When you have the opportunity to network, do you handle it well, or is it a big, fat fail?
While online networking has dominated in many ways over the past 10-plus years, in-person networking -- conferences, conventions, workshops, trade shows, etc. -- is still a great way to meet and mingle with peers, potential partners and mentors. If you’re new to the networking scene and want to stay at the top of your game, avoid these five mistakes that will make others cringe.
Being overly aggressive. If you walk into an event with the mannerisms of a used car salesman, you will immediately turn off everyone around you. Yes, you want to end up known at the end of the day, but not for being arrogant and annoying.
To avoid this image, ask questions about what other people do rather than making statements about your own business. Take the time to listen to the answers instead of waiting for your turn to talk. With this approach, you will be perceived as interesting and worth talking to by others. And don’t worry, they’ll get around to asking about you soon enough.
Focusing only on the big cheeses. Of course, there are people that everyone in the room wants to talk to -- the speaker at an event, the investor with deep pockets, the extremely successful entrepreneur. But there are likely others worth talking with as well, so don’t follow the herd and rush to the big names in the room.
Instead, circulate and discover people who are interesting, have useful information and are fun. Eventually you will probably get a chance to talk with a big cheese or two, and you never know, that quiet guy in the corner may be a hidden gem.
Trying too hard to impress. Do you feel like small potatoes in the crowd? Many people overcompensate by presenting themselves as more important than they really are. It’s tempting to boost your resume and brag on potential future successes, but chances are people will find out the truth eventually, making you look like an untrustworthy and foolish person.
This may cost you the chance to gain mentors or other benefits. Bottom line: be yourself. You’ll gain more respect and make more real connections.
Staying quiet. It can be overwhelming to be surrounded by other entrepreneurs, some of whom are perhaps farther along than you are. Don’t let that fact keep you from stepping up and talking to people.
If you’ve never attended an event like this before, start slowly. Walk up to someone who’s also standing alone, and make an innocuous comment such as, “quite a crowd here tonight,” or “is this your first time here?” It doesn’t matter what you say. The goal is to start a conversation.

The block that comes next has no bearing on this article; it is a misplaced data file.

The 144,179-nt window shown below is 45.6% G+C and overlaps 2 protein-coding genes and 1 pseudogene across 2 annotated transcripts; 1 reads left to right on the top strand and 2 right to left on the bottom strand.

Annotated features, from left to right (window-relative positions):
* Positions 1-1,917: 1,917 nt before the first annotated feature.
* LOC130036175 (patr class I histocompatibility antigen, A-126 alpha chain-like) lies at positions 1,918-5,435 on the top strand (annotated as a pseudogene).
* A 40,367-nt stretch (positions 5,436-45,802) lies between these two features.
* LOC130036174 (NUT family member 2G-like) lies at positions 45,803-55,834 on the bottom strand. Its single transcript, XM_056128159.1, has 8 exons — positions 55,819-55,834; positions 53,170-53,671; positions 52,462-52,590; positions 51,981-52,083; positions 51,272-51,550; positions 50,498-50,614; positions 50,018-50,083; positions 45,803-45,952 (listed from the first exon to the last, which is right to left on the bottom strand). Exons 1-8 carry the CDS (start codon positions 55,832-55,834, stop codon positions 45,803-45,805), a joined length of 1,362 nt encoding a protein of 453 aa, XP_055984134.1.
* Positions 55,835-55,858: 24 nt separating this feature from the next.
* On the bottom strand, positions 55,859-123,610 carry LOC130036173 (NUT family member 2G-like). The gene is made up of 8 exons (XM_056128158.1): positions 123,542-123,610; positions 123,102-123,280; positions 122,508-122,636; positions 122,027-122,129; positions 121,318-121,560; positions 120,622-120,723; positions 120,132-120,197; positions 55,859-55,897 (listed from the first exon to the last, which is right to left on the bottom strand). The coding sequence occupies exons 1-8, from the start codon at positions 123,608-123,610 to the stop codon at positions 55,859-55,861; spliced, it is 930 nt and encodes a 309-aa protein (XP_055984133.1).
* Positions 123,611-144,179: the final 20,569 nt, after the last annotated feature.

Within a few seconds you’ll know whether the person you approached is interested in talking or not. If not, say some casual wrapup remark and move on. Chances are that there are others in the room who don’t know how to network, and who would appreciate your approach.
A word of caution though: while I mentioned not only going after the big names in the room, it’s also a big mistake to only stick with the wallflowers. You need to muster the courage to get in on other conversations, or you won’t maximize the benefits of networking.
Not being prepared. So far, we haven’t discussed the actual purpose of networking, which is ultimately about helping your business grow. Eventually, someone will ask you what you do or what your business is about. This is your chance to shine. Practice your elevator pitch, have business cards at the ready and be prepared to answer any questions that might come up.
You can show your enthusiasm and go into more detail if the response from your conversation partner is positive. Be sure to reciprocate and ask about their business. The best kind of networking is a true exchange by two or more people who can benefit from sharing information, ideas and resources.
As you engage in more networking activities, your comfort will build and the appropriate behavior will become natural and easy. Then you can gain the best benefit of networking opportunities: the chance to talk to other people who are smart, interesting and excited about the companies they are creating.
The author is an Entrepreneur contributor. The opinions expressed are those of the writer.
Matthew Toren is a serial entrepreneur, mentor, investor and co-founder of YoungEntrepreneur.com. He is co-author, with his brother Adam, of Kidpreneurs and Small Business, BIG Vision: Lessons on How to Dominate Your Market from Self-Made Entrepreneurs Who Did it Right (Wiley). He's based in Vancouver, B.C.